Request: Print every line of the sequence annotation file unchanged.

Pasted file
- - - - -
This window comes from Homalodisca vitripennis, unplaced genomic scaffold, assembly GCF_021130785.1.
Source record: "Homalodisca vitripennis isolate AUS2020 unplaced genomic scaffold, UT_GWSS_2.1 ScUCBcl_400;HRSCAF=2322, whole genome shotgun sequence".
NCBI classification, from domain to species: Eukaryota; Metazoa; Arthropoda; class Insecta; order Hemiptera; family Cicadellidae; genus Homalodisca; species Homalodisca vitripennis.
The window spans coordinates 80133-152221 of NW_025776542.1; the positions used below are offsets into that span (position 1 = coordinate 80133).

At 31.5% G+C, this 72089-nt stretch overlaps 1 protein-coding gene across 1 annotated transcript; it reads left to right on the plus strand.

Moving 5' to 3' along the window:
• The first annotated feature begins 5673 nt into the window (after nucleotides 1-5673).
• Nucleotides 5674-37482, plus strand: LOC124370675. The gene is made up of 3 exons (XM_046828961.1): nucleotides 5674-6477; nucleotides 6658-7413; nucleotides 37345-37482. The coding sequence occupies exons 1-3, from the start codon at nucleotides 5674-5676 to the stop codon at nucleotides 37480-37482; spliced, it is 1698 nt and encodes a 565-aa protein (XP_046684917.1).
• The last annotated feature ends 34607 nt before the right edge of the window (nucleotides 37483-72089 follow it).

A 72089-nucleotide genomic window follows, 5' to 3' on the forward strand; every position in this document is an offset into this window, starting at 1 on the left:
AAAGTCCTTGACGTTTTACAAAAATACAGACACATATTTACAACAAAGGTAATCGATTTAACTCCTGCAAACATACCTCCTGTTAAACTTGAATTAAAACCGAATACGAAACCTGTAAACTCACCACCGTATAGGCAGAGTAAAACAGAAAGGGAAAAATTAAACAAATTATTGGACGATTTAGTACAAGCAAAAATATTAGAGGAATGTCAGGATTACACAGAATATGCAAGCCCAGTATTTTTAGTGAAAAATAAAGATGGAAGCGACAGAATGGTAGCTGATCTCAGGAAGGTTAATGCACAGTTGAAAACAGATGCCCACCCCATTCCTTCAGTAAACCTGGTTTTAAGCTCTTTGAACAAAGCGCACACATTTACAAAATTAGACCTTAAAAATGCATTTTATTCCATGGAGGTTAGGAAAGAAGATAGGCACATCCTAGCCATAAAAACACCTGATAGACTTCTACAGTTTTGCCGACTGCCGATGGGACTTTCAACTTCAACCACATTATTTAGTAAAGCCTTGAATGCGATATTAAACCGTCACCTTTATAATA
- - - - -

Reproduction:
This window comes from Homalodisca vitripennis, unplaced genomic scaffold, assembly GCF_021130785.1.
Source record: "Homalodisca vitripennis isolate AUS2020 unplaced genomic scaffold, UT_GWSS_2.1 ScUCBcl_400;HRSCAF=2322, whole genome shotgun sequence".
NCBI classification, from domain to species: Eukaryota; Metazoa; Arthropoda; class Insecta; order Hemiptera; family Cicadellidae; genus Homalodisca; species Homalodisca vitripennis.
The window spans coordinates 80133-152221 of NW_025776542.1; the positions used below are offsets into that span (position 1 = coordinate 80133).

At 31.5% G+C, this 72089-nt stretch overlaps 1 protein-coding gene across 1 annotated transcript; it reads left to right on the plus strand.

Moving 5' to 3' along the window:
• The first annotated feature begins 5673 nt into the window (after nucleotides 1-5673).
• Nucleotides 5674-37482, plus strand: LOC124370675. The gene is made up of 3 exons (XM_046828961.1): nucleotides 5674-6477; nucleotides 6658-7413; nucleotides 37345-37482. The coding sequence occupies exons 1-3, from the start codon at nucleotides 5674-5676 to the stop codon at nucleotides 37480-37482; spliced, it is 1698 nt and encodes a 565-aa protein (XP_046684917.1).
• The last annotated feature ends 34607 nt before the right edge of the window (nucleotides 37483-72089 follow it).

A 72089-nucleotide genomic window follows, 5' to 3' on the forward strand; every position in this document is an offset into this window, starting at 1 on the left:
AAAGTCCTTGACGTTTTACAAAAATACAGACACATATTTACAACAAAGGTAATCGATTTAACTCCTGCAAACATACCTCCTGTTAAACTTGAATTAAAACCGAATACGAAACCTGTAAACTCACCACCGTATAGGCAGAGTAAAACAGAAAGGGAAAAATTAAACAAATTATTGGACGATTTAGTACAAGCAAAAATATTAGAGGAATGTCAGGATTACACAGAATATGCAAGCCCAGTATTTTTAGTGAAAAATAAAGATGGAAGCGACAGAATGGTAGCTGATCTCAGGAAGGTTAATGCACAGTTGAAAACAGATGCCCACCCCATTCCTTCAGTAAACCTGGTTTTAAGCTCTTTGAACAAAGCGCACACATTTACAAAATTAGACCTTAAAAATGCATTTTATTCCATGGAGGTTAGGAAAGAAGATAGGCACATCCTAGCCATAAAAACACCTGATAGACTTCTACAGTTTTGCCGACTGCCGATGGGACTTTCAACTTCAACCACATTATTTAGTAAAGCCTTGAATGCGATATTAAACCGTCACCTTTATAATA